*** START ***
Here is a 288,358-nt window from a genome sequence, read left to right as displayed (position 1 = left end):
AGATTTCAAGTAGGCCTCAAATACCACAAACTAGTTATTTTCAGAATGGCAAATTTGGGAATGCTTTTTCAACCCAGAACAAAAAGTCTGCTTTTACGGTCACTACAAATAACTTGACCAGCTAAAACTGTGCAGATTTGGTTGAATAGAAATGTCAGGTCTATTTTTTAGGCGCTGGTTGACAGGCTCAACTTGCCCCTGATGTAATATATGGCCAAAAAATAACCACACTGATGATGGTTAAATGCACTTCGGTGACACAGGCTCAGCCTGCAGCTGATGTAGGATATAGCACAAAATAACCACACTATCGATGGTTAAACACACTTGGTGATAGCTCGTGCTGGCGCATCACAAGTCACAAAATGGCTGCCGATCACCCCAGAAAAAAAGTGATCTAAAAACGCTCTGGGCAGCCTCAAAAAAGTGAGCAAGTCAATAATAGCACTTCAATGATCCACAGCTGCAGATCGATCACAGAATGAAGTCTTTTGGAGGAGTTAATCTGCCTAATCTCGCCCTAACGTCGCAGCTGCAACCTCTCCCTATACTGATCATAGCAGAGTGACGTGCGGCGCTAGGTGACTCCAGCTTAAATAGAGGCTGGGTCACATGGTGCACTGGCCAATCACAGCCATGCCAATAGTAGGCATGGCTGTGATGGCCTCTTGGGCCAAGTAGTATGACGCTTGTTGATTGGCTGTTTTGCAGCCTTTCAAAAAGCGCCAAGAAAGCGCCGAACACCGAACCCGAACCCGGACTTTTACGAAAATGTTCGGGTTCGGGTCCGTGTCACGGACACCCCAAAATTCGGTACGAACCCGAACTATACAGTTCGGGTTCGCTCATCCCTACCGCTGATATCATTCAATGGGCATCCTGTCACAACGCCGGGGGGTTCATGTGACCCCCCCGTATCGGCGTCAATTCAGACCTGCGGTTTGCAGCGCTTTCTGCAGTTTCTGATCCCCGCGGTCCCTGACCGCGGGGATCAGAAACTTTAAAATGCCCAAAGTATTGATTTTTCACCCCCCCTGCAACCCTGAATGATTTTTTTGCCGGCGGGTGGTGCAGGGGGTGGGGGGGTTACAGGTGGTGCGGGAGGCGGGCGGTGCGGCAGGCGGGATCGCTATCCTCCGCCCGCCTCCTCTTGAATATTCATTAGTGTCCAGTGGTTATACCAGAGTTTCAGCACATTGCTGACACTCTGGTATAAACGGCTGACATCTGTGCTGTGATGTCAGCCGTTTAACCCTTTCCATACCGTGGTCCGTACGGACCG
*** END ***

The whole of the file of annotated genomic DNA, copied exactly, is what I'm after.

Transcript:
Here is a 288,358-nt window from a genome sequence, read left to right as displayed (position 1 = left end):
AGATTTCAAGTAGGCCTCAAATACCACAAACTAGTTATTTTCAGAATGGCAAATTTGGGAATGCTTTTTCAACCCAGAACAAAAAGTCTGCTTTTACGGTCACTACAAATAACTTGACCAGCTAAAACTGTGCAGATTTGGTTGAATAGAAATGTCAGGTCTATTTTTTAGGCGCTGGTTGACAGGCTCAACTTGCCCCTGATGTAATATATGGCCAAAAAATAACCACACTGATGATGGTTAAATGCACTTCGGTGACACAGGCTCAGCCTGCAGCTGATGTAGGATATAGCACAAAATAACCACACTATCGATGGTTAAACACACTTGGTGATAGCTCGTGCTGGCGCATCACAAGTCACAAAATGGCTGCCGATCACCCCAGAAAAAAAGTGATCTAAAAACGCTCTGGGCAGCCTCAAAAAAGTGAGCAAGTCAATAATAGCACTTCAATGATCCACAGCTGCAGATCGATCACAGAATGAAGTCTTTTGGAGGAGTTAATCTGCCTAATCTCGCCCTAACGTCGCAGCTGCAACCTCTCCCTATACTGATCATAGCAGAGTGACGTGCGGCGCTAGGTGACTCCAGCTTAAATAGAGGCTGGGTCACATGGTGCACTGGCCAATCACAGCCATGCCAATAGTAGGCATGGCTGTGATGGCCTCTTGGGCCAAGTAGTATGACGCTTGTTGATTGGCTGTTTTGCAGCCTTTCAAAAAGCGCCAAGAAAGCGCCGAACACCGAACCCGAACCCGGACTTTTACGAAAATGTTCGGGTTCGGGTCCGTGTCACGGACACCCCAAAATTCGGTACGAACCCGAACTATACAGTTCGGGTTCGCTCATCCCTACCGCTGATATCATTCAATGGGCATCCTGTCACAACGCCGGGGGGTTCATGTGACCCCCCCGTATCGGCGTCAATTCAGACCTGCGGTTTGCAGCGCTTTCTGCAGTTTCTGATCCCCGCGGTCCCTGACCGCGGGGATCAGAAACTTTAAAATGCCCAAAGTATTGATTTTTCACCCCCCCTGCAACCCTGAATGATTTTTTTGCCGGCGGGTGGTGCAGGGGGTGGGGGGGTTACAGGTGGTGCGGGAGGCGGGCGGTGCGGCAGGCGGGATCGCTATCCTCCGCCCGCCTCCTCTTGAATATTCATTAGTGTCCAGTGGTTATACCAGAGTTTCAGCACATTGCTGACACTCTGGTATAAACGGCTGACATCTGTGCTGTGATGTCAGCCGTTTAACCCTTTCCATACCGTGGTCCGTACGGACCG